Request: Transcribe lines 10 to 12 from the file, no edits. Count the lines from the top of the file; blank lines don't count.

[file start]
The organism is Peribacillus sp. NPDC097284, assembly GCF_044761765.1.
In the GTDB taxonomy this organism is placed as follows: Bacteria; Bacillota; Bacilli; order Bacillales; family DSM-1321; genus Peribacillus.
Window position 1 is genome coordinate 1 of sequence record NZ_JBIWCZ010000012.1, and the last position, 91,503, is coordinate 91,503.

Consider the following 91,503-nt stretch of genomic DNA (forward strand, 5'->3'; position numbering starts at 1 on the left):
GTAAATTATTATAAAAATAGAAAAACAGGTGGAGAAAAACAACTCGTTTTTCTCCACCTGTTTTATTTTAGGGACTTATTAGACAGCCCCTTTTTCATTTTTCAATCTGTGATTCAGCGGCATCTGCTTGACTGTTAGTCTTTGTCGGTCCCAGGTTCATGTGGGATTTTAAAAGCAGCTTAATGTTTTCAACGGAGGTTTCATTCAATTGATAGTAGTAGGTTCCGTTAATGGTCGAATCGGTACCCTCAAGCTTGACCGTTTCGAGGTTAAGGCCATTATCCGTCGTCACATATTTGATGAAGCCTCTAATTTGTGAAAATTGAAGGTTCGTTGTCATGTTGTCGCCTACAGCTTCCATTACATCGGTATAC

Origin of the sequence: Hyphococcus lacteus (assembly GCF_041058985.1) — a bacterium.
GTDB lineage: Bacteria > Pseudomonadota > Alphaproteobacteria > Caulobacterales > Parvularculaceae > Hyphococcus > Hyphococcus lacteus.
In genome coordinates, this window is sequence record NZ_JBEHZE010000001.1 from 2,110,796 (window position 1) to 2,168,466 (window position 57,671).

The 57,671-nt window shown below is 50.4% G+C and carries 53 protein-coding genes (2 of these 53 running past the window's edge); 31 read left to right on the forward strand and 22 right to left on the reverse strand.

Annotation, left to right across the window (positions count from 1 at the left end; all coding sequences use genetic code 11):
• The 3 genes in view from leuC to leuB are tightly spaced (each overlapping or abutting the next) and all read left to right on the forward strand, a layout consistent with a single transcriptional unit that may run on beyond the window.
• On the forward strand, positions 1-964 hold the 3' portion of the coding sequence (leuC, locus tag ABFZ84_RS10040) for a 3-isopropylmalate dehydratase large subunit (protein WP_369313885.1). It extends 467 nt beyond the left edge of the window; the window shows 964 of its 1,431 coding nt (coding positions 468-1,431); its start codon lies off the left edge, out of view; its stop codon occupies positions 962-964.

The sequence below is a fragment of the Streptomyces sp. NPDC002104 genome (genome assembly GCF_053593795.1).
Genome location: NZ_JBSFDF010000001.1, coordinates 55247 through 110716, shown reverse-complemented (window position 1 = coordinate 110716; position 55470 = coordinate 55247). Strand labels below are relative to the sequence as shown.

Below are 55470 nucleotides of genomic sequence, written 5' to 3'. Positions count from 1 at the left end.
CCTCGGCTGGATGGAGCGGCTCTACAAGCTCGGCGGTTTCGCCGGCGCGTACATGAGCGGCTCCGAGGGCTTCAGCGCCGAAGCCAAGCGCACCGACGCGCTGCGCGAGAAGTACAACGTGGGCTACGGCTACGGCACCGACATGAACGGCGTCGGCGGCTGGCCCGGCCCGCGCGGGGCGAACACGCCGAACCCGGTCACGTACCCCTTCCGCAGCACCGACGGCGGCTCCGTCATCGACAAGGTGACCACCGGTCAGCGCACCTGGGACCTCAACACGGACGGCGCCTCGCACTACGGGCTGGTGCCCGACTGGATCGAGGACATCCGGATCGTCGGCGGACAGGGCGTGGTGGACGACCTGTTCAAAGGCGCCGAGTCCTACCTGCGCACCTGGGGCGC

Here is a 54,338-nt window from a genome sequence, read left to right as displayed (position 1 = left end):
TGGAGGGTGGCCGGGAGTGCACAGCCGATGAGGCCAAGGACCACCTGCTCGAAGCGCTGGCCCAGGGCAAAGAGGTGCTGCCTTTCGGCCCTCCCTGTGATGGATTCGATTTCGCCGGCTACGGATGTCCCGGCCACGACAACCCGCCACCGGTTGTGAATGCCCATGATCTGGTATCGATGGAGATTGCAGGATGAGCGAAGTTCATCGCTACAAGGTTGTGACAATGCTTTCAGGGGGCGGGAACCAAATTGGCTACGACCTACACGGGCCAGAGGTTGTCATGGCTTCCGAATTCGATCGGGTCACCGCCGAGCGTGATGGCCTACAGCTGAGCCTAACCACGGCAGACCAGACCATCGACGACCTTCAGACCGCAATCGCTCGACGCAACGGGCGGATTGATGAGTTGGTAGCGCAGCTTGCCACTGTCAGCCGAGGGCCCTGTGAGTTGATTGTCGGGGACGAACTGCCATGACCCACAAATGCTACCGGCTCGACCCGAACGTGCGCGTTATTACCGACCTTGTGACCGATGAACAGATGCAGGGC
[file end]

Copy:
Annotation, left to right across the window (positions count from 1 at the left end; all coding sequences use genetic code 11):
• The 3 genes in view from leuC to leuB are tightly spaced (each overlapping or abutting the next) and all read left to right on the forward strand, a layout consistent with a single transcriptional unit that may run on beyond the window.
• On the forward strand, positions 1-964 hold the 3' portion of the coding sequence (leuC, locus tag ABFZ84_RS10040) for a 3-isopropylmalate dehydratase large subunit (protein WP_369313885.1). It extends 467 nt beyond the left edge of the window; the window shows 964 of its 1,431 coding nt (coding positions 468-1,431); its start codon lies off the left edge, out of view; its stop codon occupies positions 962-964.